It's the season for giving -- giving gifts, giving parties and giving to our favorite charities. But it might be hard to find as much extra cash as we'd like for holiday or end-of-year donations. We usually need to also think about the folks on our holiday gift list.
The one thing most of us will be doing this season is shopping. We will hit the stores for everything from groceries and wine to gifts. Luckily, there is a way to combine the fact that we need to shop with the gift of giving to others.
The solution is to make sure some of your gifts can do double-duty by providing a donation or supporting a good cause of your choice at the same time you find a great gift for someone on your list. There are thousands of worthy charities, and many businesses that also provide gifts and donations when consumers do business with them. Here are just a few.
Three Avocados. Most of us start our day this way and it makes for a lovely and useful gift: good coffee! Now you can buy coffee and help to provide clean drinking water to areas of Uganda. Three Avocados sells coffee from Uganda's Mt. Elgon, plus gift sets, mugs and much more. 100% percent of net profits are donated to providing clean water in Uganda.
ONEHOPE. This company sells fine wines from California's Napa Valley. You can raise a glass to ONEHOPE because every bottle sold helps the greater good. To date, over $5 million dollars has been donated to a variety of causes. These include providing nearly 2,800,000 meals to children, over 105,000 trees have been planted, more than 65,000 pets have found their forever home. ONEHOPE has also helped Veteran and women's causes.
Punjammies. These are not only a great gift to give but it's a great gift to give to yourself. These comfy pajamas are made by women who are vulnerable to or have been rescued from sex trafficking in India. Every purchase helps women with earn a living wage, as well as providing other important services.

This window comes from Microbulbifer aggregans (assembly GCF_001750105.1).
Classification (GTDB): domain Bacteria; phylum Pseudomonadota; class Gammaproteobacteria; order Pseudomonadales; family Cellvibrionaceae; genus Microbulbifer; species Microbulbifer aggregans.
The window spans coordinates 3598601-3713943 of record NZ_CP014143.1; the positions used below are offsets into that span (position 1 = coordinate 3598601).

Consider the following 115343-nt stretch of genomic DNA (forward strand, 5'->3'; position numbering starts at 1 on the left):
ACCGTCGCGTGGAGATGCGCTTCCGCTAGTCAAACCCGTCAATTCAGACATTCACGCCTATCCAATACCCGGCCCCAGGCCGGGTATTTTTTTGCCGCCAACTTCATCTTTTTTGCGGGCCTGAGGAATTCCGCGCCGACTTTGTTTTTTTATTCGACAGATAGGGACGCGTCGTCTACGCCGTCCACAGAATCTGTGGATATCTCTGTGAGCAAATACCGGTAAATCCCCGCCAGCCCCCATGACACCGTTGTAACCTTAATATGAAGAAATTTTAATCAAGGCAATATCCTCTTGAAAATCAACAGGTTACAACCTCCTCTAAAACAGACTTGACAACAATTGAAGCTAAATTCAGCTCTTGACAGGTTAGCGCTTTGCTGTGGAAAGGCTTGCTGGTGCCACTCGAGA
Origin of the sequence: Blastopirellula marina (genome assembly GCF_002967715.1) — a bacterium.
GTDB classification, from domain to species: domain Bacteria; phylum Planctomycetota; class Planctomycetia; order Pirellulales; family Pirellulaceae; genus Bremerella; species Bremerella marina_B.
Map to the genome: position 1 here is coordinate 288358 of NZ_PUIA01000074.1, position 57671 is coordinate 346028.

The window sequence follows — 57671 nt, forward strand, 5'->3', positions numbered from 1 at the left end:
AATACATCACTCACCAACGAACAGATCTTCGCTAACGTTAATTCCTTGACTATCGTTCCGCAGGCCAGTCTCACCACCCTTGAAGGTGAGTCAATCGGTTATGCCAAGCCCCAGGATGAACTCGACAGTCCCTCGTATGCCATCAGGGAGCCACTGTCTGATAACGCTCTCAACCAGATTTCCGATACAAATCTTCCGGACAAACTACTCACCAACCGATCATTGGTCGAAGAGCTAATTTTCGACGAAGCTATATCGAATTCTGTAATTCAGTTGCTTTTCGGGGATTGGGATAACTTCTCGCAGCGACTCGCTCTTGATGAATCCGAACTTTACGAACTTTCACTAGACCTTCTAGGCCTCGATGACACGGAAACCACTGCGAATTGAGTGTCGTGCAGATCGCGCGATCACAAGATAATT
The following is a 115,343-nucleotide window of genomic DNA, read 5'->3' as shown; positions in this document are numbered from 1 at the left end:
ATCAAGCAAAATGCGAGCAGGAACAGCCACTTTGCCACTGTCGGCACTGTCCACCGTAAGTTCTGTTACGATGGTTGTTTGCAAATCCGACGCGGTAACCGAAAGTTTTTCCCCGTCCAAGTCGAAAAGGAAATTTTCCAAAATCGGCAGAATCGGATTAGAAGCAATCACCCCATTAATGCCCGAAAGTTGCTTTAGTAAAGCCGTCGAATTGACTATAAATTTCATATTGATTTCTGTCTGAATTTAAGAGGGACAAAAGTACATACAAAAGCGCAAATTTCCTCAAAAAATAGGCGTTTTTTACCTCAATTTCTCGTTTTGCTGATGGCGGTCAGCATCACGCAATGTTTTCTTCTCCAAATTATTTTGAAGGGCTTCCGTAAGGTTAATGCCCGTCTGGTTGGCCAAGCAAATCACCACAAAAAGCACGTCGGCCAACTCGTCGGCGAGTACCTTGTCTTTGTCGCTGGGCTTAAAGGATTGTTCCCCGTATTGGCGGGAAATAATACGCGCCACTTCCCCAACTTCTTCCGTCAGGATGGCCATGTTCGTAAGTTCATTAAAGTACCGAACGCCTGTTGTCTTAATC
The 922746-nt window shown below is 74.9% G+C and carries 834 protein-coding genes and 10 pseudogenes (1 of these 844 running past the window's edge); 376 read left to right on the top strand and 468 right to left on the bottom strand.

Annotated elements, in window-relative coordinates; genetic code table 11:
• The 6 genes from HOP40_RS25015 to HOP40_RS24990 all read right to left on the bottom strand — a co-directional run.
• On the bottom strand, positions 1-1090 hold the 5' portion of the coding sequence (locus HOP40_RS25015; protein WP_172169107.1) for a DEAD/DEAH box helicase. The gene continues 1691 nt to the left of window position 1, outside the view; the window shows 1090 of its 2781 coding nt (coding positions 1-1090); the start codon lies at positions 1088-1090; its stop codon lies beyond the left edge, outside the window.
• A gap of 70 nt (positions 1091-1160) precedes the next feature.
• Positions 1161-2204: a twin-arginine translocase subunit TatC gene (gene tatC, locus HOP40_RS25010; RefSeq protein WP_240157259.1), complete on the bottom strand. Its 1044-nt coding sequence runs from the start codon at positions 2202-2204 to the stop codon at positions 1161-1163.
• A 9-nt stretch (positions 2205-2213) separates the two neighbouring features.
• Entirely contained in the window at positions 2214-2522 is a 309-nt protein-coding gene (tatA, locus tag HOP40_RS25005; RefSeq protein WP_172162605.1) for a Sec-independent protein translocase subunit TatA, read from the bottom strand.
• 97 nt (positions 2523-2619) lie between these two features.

herFuture Coalition. And buying jewelry is always on the list of gifts to give. Her Future Coalition helps educate and shelter women who have been rescued from human sex trafficking. The beautiful silver and gold jewelry is handmade by the girls and are as reasonably priced as they are stunning.
TOMS Shoes: A popular brand of stylish shoes also does good. With over 100 million shoes donated, TOMS Shoes has committed to donating $1 for every $3 they make. In addition to shoes, the company offers grants to help various causes.
Amazon Smile. It's the same as shopping on Amazon.com, but this just gives you something extra to smile about! 0.5% of your eligible purchases go to a charity you choose from their listing of charities.
Newman's Own. As you hit the grocery stores for those holiday meals, plan on buying some Newman's Own products. From olive oil to salad dressing, pasta sauce to cookies, Newman's Own donates 100% of profits to charity. Paul Newman's Newman's Own Foundation has given more than $550,000,000 to thousands of charities since 1982. They even have a line of food for your four-legged friends.
Water.org. Checkout the merchandise and services for sale at Water.org to find a variety of gifts. A portion of the sales from these goods and services is donated to help bring safe, clean water and sanitation to families around the world.
So, by shopping at sites that give back you are giving a gift that gives twice! Plus, it will make you feel good as well -- which is a gift in itself.
For all your holiday and end-of-year charitable giving, check out Charity Navigator -- the nation's largest evaluator of charities. Its mission is to help donors by looking at tens of thousands of non-profit financial documents and developing an unbiased, objective, numbers-based rating system to assess more than 9,000 of America's best-known and some lesser known, but worthy, charities.
About the author: Jeanette Pavini is a two-time Emmy Award winning consumer reporter and author of more than 10,000 money-saving stories. She is a columnist for TheStreet's Retirement Daily and has contributed to various news outlets including The Today Show and Hallmark Channel's Home & Family. Her work has appeared in The Wall Street Journal Sunday and USA Today. She was the chief consumer reporter for CBS 5 News in San Francisco where her money-saving segments became the backbone to her 30-minute consumer show.